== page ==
Crafting programs based on scientific findings, Shonkoff said, quite literally pays off. Results from the Perry Preschool Project, which studied the impact of high-quality preschool on children in poverty in the 1960s and then followed up with these children in their 40s, showed that every $1 invested in the preschool program netted a $17 public return in the form of higher tax revenues and lower costs for special education, welfare benefits, and incarceration.

After 50 years in the field, Zigler provided a historical perspective. Early child-development research focused only on what was observable. “We ignored both thought and the brain,” he said. “And we concentrated on the mother-child dyad. Fathers? They were nonexistent.”

At the time Head Start was created, Zigler said, there wasn’t much discussion about research-based programs. And critics abounded. But studies of the national early-childhood program, Zigler said, provide vindication: Head Start narrows the school readiness gap between low-income children and their more advantaged peers.

Lipsitt said the lecture, organized by Brown’s Center for the Study of Human Development, was cosponsored by the advocacy group Rhode Island KIDS COUNT. “They really brought the politicians and policymakers in,” he said. “And given the topic this year, that is what we wanted.”

Contributed by Wendy Lawton, Brown University.

The Gene Scene

In an October lecture at the National Institutes of Health, APS Fellow and Charter Member Robert Plomin discussed the exciting potential for new genetic research methods to continue expanding our understanding of behavioral science.

Compared with previous methods, new approaches that have emerged over the last several years – such as DNA pooling and microarrays — provide a relatively inexpensive way to obtain effective, reliable, and valid results, allowing for unprecedented ability to conduct genomic research and examine the genetic influences on mental health. DNA pooling is the practice of combining the DNA from many subjects in order to genotype large samples quickly. This pooled DNA can be coded using microarrays – glass or silicon slides that contain hundreds of thousands of DNA samples – allowing researchers to investigate larger portions of the genome at the same time.

Plomin’s own research is a prime example of using these techniques to understand behavioral issues. Plomin is currently leading the Twins Early Development Study (TEDS), a large-scale study of twins born in England between 1994 and 1996. Using microarrays, which enable genome-wide scanning for single nucleotide polymorphisms (SNPs), Plomin has investigated the importance of the Quantitative Trait Locus (QTL) model in understanding the genetic basis for developmental disorders in this population of twins. The QTL model proposes that many SNPs — small problems in individual alleles (one member of a pair or series of genes that occupy a specific position on a specific chromosome) — all contribute to an aggregate set of symptoms. This new model varies from the more traditional idea that mutations in a few alleles or even a single allele are at the root of genetic disorders. In addition, the variations leading to health problems may not even be in classical genes; they may be in noncoding segments. Plomin and his colleagues identified five SNPs associated with mild mental retardation in 6,000 7-year-old twins. The aggregate of these SNPs, the SNP composite, accounted for 0.8 percent of the variance. Plomin also found that the same SNPs associated with mild mental retardation in 7-year-olds were also present at 2 years old, pointing to stability that may be key in early detection and treatment. Through his work, as well as advocacy of broader genetic research, Plomin is leading the field into the future of behavioral science.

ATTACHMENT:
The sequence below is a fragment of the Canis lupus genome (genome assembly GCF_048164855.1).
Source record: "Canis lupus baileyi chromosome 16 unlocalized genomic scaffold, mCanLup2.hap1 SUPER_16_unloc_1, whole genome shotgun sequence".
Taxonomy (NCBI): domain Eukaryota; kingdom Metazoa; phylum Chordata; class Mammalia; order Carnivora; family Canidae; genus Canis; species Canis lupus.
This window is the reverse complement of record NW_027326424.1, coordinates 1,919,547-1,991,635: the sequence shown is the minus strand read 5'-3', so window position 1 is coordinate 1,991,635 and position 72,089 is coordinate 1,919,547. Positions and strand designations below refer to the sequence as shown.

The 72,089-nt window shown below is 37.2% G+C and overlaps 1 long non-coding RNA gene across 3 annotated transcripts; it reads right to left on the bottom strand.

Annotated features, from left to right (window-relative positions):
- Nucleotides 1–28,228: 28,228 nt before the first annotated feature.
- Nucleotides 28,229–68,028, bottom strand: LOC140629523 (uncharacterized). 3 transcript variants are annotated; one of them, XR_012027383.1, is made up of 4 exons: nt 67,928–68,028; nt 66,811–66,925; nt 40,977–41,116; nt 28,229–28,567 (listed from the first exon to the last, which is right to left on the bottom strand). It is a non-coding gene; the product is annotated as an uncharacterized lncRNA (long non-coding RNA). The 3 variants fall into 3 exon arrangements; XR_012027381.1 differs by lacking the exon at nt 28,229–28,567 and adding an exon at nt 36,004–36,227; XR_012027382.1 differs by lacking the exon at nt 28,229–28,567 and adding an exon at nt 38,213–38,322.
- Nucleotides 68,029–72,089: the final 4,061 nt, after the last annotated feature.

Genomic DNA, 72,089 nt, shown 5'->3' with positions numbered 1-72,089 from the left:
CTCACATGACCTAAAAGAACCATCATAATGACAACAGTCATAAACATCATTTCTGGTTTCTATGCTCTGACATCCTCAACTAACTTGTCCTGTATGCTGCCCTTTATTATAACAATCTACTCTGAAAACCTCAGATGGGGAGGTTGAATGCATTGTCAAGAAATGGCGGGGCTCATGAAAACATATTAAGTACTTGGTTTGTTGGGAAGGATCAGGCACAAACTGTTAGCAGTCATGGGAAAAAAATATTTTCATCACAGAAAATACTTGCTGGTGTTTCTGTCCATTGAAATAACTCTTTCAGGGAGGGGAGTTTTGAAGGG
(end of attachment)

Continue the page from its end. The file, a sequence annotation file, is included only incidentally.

Robert Plomin was the 2004-05 APS William James Fellow Award recipient and is currently the deputy director of the Social, Genetic and Developmental Psychiatry Centre at King’s College, London. His invited lecture was part of the Behavioral and Social Sciences Research Lecture Series hosted by the NIH’s Office of Behavioral and Social Sciences Research.

By Ann Conkle, Observer staff writer.

Study Finds that Facial Expressions Reveal How the Body Reacts to Stress

Darwin long ago proposed that facial expressions of emotion signal biological responses. One lingering question has concerned the biological significance of facial responses to stressful circumstances. A new study finds that people who respond to stressful situations with angry — rather than fearful — facial expressions are less likely to suffer ill effects of stress like high blood pressure and high stress-hormone secretion.

In the study, published in the November 1 issue of Biological Psychiatry, 92 participants did math problems and were informed of each mistake they made — and urged to go faster — by a harassing experimenter. Participants’ emotional states and stress levels were measured before and after the exercises.

According to Jennifer Lerner, the Estella Loomis McCandless Associate Professor of Psychology and Decision Science at Carnegie Mellon University and lead author of the study, “Analyses of facial expressions revealed that the more fear individuals displayed in response to the stressors, the higher their biological responses to stress. By contrast, the more anger and disgust (indignation) individuals displayed … the lower their responses.”

This paper challenges two long-held assumptions: that stress elicits uniform emotional and biological responses and that all negative emotions provoke the same psychological and biological reactions.

It also shows that “Anger can sometimes be adaptive,” according to Lerner. “We’re showing for the first time that when you are in a situation that is maddening and in which anger or indignation are justifiable responses, anger is not bad for you.”